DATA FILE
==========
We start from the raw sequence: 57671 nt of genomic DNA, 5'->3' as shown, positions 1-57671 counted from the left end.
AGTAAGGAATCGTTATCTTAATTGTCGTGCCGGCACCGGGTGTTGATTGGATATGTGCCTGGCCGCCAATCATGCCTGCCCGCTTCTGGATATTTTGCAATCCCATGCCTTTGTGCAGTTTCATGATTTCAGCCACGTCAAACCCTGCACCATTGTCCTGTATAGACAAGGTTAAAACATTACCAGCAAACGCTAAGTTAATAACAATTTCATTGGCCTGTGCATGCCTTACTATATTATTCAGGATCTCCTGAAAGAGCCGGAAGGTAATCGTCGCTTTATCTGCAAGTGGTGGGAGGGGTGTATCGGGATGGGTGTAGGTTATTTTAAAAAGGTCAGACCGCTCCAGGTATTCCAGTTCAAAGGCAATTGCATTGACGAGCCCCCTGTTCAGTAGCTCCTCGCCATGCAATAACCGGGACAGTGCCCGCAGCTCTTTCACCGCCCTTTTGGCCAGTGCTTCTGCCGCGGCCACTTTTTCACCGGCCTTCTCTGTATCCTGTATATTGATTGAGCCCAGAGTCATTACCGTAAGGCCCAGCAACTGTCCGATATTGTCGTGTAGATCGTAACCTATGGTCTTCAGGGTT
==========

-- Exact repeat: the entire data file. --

We start from the raw sequence: 57671 nt of genomic DNA, 5'->3' as shown, positions 1-57671 counted from the left end.
AGTAAGGAATCGTTATCTTAATTGTCGTGCCGGCACCGGGTGTTGATTGGATATGTGCCTGGCCGCCAATCATGCCTGCCCGCTTCTGGATATTTTGCAATCCCATGCCTTTGTGCAGTTTCATGATTTCAGCCACGTCAAACCCTGCACCATTGTCCTGTATAGACAAGGTTAAAACATTACCAGCAAACGCTAAGTTAATAACAATTTCATTGGCCTGTGCATGCCTTACTATATTATTCAGGATCTCCTGAAAGAGCCGGAAGGTAATCGTCGCTTTATCTGCAAGTGGTGGGAGGGGTGTATCGGGATGGGTGTAGGTTATTTTAAAAAGGTCAGACCGCTCCAGGTATTCCAGTTCAAAGGCAATTGCATTGACGAGCCCCCTGTTCAGTAGCTCCTCGCCATGCAATAACCGGGACAGTGCCCGCAGCTCTTTCACCGCCCTTTTGGCCAGTGCTTCTGCCGCGGCCACTTTTTCACCGGCCTTCTCTGTATCCTGTATATTGATTGAGCCCAGAGTCATTACCGTAAGGCCCAGCAACTGTCCGATATTGTCGTGTAGATCGTAACCTATGGTCTTCAGGGTT